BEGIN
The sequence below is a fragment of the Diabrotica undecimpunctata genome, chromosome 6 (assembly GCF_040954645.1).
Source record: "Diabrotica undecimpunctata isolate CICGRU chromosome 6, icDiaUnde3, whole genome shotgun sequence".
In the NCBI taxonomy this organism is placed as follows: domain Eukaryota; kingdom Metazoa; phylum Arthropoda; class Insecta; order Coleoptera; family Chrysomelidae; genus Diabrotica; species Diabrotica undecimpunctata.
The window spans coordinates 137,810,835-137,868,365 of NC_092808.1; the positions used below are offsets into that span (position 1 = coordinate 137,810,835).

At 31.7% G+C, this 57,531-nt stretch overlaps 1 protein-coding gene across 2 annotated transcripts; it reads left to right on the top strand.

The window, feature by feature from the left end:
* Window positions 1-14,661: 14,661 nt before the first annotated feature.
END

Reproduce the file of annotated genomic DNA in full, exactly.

The sequence below is a fragment of the Diabrotica undecimpunctata genome, chromosome 6 (assembly GCF_040954645.1).
Source record: "Diabrotica undecimpunctata isolate CICGRU chromosome 6, icDiaUnde3, whole genome shotgun sequence".
In the NCBI taxonomy this organism is placed as follows: domain Eukaryota; kingdom Metazoa; phylum Arthropoda; class Insecta; order Coleoptera; family Chrysomelidae; genus Diabrotica; species Diabrotica undecimpunctata.
The window spans coordinates 137,810,835-137,868,365 of NC_092808.1; the positions used below are offsets into that span (position 1 = coordinate 137,810,835).

At 31.7% G+C, this 57,531-nt stretch overlaps 1 protein-coding gene across 2 annotated transcripts; it reads left to right on the top strand.

The window, feature by feature from the left end:
* Window positions 1-14,661: 14,661 nt before the first annotated feature.